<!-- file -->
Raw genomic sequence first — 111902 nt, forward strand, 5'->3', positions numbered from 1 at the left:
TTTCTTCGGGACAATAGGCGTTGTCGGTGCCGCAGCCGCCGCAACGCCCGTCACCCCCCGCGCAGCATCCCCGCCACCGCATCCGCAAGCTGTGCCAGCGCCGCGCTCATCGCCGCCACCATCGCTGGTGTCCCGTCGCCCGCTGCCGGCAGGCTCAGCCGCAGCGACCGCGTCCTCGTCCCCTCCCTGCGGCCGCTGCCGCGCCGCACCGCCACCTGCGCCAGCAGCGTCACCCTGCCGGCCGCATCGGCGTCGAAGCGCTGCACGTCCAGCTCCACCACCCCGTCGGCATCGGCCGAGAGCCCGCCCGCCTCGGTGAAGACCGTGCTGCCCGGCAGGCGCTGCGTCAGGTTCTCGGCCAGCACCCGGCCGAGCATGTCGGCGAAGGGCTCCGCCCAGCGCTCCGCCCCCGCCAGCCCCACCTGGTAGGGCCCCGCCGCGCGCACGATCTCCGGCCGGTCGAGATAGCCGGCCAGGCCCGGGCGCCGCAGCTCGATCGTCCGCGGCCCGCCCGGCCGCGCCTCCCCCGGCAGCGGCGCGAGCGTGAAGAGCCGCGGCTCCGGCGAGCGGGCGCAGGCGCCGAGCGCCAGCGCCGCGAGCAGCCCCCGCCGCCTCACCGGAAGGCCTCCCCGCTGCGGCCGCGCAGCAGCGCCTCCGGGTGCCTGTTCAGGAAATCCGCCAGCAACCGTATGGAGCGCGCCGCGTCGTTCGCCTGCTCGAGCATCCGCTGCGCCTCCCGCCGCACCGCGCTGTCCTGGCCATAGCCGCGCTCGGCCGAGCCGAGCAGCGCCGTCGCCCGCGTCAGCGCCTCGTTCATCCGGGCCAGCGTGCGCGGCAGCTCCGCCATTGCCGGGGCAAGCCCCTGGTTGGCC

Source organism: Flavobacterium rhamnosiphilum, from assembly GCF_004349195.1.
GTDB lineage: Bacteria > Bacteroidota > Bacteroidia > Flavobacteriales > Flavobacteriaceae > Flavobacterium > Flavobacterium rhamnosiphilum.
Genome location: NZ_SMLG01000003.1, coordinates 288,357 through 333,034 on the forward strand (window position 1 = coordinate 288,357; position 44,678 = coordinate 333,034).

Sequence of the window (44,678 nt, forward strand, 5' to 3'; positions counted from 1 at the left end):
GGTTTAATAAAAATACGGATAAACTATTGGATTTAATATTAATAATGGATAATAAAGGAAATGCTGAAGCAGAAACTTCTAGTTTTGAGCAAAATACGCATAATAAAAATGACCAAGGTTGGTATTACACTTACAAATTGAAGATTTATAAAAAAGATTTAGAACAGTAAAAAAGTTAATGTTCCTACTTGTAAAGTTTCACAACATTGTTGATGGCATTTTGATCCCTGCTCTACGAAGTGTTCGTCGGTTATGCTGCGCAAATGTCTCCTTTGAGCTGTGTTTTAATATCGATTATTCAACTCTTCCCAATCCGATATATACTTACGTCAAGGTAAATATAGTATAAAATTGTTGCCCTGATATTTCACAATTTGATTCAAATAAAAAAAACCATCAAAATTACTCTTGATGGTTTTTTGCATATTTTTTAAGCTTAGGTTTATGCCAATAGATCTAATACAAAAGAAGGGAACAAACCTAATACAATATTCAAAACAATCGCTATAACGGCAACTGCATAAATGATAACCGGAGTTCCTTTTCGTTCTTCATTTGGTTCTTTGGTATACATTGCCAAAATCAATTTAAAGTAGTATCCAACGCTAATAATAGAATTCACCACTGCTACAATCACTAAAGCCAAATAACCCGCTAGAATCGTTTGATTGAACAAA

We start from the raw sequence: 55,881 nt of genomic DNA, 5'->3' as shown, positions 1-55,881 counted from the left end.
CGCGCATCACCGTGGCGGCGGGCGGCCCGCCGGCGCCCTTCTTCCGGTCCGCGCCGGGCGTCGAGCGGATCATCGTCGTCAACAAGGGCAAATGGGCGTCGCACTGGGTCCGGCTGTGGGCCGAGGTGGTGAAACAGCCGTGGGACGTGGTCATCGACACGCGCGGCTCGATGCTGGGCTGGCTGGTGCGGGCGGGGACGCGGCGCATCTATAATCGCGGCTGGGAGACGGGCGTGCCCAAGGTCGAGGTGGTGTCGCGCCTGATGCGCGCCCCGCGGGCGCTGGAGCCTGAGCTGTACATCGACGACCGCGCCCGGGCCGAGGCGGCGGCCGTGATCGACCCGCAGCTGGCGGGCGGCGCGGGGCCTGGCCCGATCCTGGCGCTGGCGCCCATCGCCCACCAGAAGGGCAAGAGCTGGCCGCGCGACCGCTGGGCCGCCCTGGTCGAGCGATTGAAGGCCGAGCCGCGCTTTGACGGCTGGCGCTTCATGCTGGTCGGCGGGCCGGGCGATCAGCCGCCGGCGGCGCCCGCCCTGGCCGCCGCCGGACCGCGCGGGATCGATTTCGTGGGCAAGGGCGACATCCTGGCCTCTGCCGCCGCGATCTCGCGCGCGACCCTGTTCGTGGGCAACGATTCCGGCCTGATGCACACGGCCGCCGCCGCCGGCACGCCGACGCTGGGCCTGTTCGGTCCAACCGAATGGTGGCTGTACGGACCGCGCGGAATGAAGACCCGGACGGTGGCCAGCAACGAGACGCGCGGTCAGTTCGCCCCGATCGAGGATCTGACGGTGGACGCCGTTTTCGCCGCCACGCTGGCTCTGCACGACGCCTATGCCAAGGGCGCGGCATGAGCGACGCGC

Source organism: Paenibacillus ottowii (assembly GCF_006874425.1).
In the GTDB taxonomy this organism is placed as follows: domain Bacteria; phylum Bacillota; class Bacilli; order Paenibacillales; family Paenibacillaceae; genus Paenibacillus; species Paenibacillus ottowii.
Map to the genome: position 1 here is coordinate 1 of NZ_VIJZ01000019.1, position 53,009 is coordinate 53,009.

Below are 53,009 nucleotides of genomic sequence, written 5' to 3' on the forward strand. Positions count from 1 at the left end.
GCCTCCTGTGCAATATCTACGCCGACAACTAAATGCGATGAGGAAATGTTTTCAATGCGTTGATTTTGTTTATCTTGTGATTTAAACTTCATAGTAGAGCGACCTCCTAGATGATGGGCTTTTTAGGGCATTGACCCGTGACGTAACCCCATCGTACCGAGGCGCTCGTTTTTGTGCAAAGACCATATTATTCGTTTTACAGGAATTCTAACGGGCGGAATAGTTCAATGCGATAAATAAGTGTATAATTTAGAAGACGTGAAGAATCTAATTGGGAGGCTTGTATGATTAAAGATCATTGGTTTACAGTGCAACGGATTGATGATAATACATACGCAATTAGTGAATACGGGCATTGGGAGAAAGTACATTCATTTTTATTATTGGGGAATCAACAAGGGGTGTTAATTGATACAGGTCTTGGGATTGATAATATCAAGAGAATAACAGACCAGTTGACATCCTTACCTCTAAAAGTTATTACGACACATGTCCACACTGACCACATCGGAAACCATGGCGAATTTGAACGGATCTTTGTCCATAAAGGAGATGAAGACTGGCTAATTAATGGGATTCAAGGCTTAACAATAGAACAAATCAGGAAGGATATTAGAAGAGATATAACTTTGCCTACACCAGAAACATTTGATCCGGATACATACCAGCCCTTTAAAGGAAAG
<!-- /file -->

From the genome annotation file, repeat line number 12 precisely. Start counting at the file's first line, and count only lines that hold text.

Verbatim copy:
Map to the genome: position 1 here is coordinate 1 of NZ_VIJZ01000019.1, position 53,009 is coordinate 53,009.